India’s hotel market is a growth market, and the country’s tourism and hospitality industry which contributed about 9.6% to India’s GDP in 2016, has emerged as a key growth driver of India’s service sector and thereby the Indian economy.
India’s hotel industry as a whole has been going through a relatively rough patch over the past few years with distressed loans from the sector jumping 63% over the past three years as a result of overinvestment, cost overruns, and high interest rates among other reasons, which have restricted capital flow into the industry and reduced hotel real estate transactions in the past few years.
However, there are numerous fundamental reasons to be optimistic on the industry’s long term prospects, particularly in the mid-scale and budget segment which have not been affected by the financial woes plaguing the luxury and upscale hotel segment. The Development Cost Per Key declines considerably the lower the hotel class, and coupled with robust demand from India’s growing wave of middle class domestic travelers, India’s mid-scale and budget hotel segments have been doing brisk business, a boon to their bottom lines.
India’s expanding population of middle class travelers have also helped boost Indian hotel occupancy rates which have been on an uptrend over the past few years, rising to 66% in 2017, the highest since 2007-2008, according to a report by hospitality consulting firm Horwath HTL.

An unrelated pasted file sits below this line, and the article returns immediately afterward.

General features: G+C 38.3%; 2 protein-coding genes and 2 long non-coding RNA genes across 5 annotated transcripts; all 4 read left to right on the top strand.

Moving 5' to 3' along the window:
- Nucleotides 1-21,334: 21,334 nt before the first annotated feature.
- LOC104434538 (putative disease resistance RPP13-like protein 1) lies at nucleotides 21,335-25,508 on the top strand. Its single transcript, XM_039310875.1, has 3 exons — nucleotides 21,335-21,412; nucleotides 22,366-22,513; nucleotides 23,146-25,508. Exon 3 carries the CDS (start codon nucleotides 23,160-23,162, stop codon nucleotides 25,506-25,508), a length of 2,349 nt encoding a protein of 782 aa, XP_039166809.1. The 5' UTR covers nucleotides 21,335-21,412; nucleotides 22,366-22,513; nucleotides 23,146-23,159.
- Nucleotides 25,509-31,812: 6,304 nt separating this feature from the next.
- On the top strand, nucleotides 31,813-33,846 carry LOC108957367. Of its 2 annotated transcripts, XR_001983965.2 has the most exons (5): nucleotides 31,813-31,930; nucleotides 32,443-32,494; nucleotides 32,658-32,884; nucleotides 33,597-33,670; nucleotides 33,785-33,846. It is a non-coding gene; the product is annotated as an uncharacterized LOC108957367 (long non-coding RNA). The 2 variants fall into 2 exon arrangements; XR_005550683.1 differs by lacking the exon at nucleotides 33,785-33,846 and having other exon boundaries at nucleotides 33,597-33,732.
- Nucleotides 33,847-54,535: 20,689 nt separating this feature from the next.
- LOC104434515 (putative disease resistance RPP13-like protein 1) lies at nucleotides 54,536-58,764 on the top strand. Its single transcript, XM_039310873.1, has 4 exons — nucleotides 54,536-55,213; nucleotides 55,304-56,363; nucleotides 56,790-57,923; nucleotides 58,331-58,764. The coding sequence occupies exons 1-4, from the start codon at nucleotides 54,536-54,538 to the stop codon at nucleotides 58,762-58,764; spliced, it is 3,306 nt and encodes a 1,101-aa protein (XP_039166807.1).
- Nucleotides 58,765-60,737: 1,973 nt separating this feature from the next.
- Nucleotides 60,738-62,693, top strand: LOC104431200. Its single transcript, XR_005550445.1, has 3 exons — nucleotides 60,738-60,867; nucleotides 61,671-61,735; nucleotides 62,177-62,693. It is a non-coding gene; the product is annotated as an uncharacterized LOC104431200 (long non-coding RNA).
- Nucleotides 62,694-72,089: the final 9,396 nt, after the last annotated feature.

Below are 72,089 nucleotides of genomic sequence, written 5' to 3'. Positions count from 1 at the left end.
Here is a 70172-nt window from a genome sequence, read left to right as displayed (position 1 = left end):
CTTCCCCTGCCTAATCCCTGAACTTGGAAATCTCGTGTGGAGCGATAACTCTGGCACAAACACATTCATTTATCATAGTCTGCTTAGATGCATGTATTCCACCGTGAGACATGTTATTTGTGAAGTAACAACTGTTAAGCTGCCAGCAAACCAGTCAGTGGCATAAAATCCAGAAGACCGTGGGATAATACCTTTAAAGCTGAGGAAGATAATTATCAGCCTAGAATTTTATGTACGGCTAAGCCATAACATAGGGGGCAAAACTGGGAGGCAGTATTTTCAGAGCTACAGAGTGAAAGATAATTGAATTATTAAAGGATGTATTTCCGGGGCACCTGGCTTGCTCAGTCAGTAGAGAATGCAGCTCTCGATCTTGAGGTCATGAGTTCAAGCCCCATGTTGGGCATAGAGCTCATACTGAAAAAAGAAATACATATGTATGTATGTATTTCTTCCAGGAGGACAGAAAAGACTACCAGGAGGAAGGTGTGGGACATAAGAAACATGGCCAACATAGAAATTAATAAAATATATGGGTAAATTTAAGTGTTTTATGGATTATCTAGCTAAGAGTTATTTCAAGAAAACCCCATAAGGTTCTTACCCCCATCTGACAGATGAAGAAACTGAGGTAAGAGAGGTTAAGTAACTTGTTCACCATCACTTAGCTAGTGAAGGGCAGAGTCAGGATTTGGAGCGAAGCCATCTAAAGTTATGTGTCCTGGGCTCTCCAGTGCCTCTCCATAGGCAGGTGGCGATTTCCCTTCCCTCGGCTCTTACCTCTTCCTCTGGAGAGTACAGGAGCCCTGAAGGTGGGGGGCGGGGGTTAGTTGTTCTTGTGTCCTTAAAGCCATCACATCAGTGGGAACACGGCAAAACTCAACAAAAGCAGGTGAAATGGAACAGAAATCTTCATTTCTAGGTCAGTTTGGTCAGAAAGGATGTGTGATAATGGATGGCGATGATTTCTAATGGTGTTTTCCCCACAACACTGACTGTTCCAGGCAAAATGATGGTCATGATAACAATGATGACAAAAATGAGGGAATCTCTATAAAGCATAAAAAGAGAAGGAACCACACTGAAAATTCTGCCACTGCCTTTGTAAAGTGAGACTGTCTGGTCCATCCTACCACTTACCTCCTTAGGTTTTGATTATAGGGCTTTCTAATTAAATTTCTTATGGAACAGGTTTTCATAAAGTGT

The momentum is expected to continue. However, with hotel demand exceeding supply (according to data from Hotelivate, Indian hotel demand is growing at around 12% while new supply is growing by up to 6% annually) and with hotel rooms per capita in India standing at just 18 per 100,000 people, considerably lower than China where there are 307 hotel rooms per 100,000 people, there is ample potential for expansion in India’s hotel sector driven by a growing middle class, rising disposable incomes, a growing fleet of low cost airlines and government measures to boost the country’s tourism industry such as the UDAN Regional Connectivity Scheme, and incentives such as the five year tax holiday offered for 2, 3 and 4 star category hotels located around UNESCO World Heritage sites (except Delhi and Mumbai) and the establishment of Special Tourism Zones. Further encouraging measures may be expected in the country’s upcoming Tourism Policy as the Indian government works towards its target of attracting 20 million Foreign Tourist Arrivals by 2020 and thereby addressing the country’s imbalance of outbound tourists being four times more than inbound tourists.
India is expected to be one of the fastest growing tourism economies over the next decade and the country is forecast to emerge as the world’s 3rd biggest tourism economy by 2028 according to a 2018 report by the World Travel and Tourism Council. According to forecasts by CARE Ratings, India’s hotel industry is expected to see an increase of 11-13% CAGR in room revenues during FY2017-FY2021. The Indian hotel market is projected to reach US$ 13 billion by 2020 according to a paper by FICCI-Yes Bank titled ‘Tourism Infrastructure Investments: Leveraging Partnerships for Exponential Growth’.